Apart from the immediate potential impacts on the trade unions and affected employees, the Act, now being given teeth by the SIs, raises serious concerns about the UK’s commitment to its obligations under International Labour Organisation Conventions and the European Convention on Human Rights. It also fundamentally alters the premises upon which British labour law is based in two respects. First, the introduction of additional requirements for taking industrial action in “essential public services”, even after a lawfully conducted vote has been won in favour of the action, marks a break from the traditional approach which has focussed on measures which lessen the impact of disruption rather than attempting to prevent it. Although minimum service levels in relation to “essential services” have been discussed at various intervals, and particularly during the 1970s and 1980s, none have ever found their way into legislation.

Second, the work notice puts employees in the difficult position where they must choose between working while their colleagues – and fellow union members – strike, and potentially losing their livelihood if they contravene the work notice (as refusal to work results in the loss of protection from unfair dismissal). It also contradicts statutory provisions and the common law rules prohibiting courts from compelling employees to work. As Ewing and Hendy have pointed out, “it is necessary to go back to the Defence Regulations of 1940 to find State powers to require people to work, and then only in the exceptional circumstances of a war-time economy under siege”.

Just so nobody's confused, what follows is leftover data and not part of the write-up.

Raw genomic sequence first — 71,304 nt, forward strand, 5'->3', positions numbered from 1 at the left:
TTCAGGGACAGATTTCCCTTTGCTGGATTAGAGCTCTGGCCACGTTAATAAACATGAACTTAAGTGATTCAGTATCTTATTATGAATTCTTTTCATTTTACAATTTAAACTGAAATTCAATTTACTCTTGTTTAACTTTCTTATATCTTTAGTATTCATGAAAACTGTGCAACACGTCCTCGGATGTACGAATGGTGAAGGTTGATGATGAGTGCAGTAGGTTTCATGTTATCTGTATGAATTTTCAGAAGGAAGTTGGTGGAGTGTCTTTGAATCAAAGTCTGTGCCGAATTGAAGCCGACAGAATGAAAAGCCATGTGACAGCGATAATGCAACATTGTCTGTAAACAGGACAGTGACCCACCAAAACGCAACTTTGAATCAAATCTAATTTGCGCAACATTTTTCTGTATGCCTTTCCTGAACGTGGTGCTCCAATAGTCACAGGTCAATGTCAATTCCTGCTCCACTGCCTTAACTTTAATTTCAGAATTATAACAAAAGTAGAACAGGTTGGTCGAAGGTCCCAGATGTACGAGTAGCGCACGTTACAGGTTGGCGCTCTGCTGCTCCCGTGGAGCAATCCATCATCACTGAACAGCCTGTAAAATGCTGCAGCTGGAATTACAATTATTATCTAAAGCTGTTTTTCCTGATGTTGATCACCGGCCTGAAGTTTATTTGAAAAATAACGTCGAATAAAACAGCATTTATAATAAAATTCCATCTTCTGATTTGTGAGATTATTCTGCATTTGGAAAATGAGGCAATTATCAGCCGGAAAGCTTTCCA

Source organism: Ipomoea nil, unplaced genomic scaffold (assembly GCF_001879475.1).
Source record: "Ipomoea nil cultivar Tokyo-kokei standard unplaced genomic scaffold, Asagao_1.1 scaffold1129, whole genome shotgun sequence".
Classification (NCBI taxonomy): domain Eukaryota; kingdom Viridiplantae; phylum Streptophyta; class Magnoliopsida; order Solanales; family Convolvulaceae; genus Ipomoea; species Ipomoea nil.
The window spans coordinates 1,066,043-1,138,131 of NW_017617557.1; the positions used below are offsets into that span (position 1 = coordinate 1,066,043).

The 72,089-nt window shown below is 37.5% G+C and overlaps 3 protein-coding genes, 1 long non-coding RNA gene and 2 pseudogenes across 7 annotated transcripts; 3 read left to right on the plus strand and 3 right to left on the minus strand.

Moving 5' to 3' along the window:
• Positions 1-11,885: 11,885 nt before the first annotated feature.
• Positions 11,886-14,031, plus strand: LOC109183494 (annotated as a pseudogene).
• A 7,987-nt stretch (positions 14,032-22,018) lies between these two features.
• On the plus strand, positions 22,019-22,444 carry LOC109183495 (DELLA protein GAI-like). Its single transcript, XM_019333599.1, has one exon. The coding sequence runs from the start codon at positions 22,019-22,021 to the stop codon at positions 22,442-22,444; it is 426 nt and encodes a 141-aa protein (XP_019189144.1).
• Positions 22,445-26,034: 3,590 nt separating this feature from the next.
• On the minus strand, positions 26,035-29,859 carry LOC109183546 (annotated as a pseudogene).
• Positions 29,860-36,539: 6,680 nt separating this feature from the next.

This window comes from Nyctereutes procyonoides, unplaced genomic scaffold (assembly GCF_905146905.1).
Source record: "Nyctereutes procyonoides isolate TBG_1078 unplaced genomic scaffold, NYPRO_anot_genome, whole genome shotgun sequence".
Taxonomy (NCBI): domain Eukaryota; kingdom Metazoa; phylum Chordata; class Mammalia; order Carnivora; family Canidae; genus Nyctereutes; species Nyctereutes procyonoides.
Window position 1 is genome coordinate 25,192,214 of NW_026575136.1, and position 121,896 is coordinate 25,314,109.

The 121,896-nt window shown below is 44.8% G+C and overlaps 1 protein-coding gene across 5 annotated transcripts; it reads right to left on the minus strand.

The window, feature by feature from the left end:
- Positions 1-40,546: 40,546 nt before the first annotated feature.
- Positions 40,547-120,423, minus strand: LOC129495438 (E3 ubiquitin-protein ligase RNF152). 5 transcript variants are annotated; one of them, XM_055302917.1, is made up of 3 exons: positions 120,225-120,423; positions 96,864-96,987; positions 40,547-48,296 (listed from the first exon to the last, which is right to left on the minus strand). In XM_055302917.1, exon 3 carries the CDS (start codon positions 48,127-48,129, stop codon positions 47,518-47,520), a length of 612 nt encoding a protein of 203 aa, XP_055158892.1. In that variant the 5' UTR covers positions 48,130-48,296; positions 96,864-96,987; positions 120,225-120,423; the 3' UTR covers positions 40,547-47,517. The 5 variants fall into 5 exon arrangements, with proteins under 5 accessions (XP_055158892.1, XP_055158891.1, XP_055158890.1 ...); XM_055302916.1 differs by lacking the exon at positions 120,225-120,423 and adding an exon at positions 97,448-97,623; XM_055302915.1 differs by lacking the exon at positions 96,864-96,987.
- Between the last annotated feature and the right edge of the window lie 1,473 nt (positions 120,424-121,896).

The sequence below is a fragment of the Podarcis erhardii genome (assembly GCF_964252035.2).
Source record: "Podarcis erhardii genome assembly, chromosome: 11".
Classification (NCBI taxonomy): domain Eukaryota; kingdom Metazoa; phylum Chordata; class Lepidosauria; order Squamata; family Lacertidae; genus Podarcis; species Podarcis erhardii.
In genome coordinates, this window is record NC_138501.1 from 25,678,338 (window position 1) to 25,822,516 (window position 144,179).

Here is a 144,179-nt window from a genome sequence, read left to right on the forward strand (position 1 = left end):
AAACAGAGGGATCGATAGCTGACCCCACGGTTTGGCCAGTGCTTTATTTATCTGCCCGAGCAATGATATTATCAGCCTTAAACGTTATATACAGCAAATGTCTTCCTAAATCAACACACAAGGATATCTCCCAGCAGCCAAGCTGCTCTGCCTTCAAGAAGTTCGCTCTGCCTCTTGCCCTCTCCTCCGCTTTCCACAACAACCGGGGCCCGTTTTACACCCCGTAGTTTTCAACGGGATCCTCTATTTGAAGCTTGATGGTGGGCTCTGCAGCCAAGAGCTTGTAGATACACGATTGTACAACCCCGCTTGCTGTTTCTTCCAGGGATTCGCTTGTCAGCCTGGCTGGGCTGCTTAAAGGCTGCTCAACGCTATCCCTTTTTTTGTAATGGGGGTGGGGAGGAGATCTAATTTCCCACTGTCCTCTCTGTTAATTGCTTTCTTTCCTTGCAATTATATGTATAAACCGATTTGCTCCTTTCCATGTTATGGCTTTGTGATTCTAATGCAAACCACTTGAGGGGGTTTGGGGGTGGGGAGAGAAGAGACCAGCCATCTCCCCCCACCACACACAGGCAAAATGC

Finally, it is not obvious that the Act and the accompanying SIs will have the desired effect of reducing strike action or of ensuring that the wider public can access key services during strikes when they do go ahead. The law already contains a prohibition on strikes which may endanger human life or cause serious bodily injury, and unions in relevant sectors such as fire and rescue services or the NHS have long had so-called “life and limb” policies in place which maintain minimum provision during strikes. The government recognised in its response to the consultation on minimum service levels for ambulance workers that the existing voluntary system of derogations was often sufficient to ensure that the most serious cases are responded to during a strike (and that the voluntary system could continue notwithstanding the introduction of the SI). Trade unionists have pointed out the irony that:

whilst the government proposes to impose [minimum service levels] on workers and their unions, [minimum service levels] for normal times in public services are usually lacking and where they do exist (on the railways and for the ambulance service), are constantly breached – without penalty. There is a real possibility that [minimum service levels] will be set in some sectors at a level higher than the service usually provided.

Since the SIs were laid in Parliament, the Scottish Government has announced that it will not cooperate with establishing minimum service orders and will not enforce any minimum service obligations upon employers. The fact that the proposed minimum service levels for ambulance workers will only apply in England will also limit the Act’s impact in Scotland. In the end, the Act (and the SIs) may be short-lived as the Labour Party have pledged to repeal it if it wins the next general election.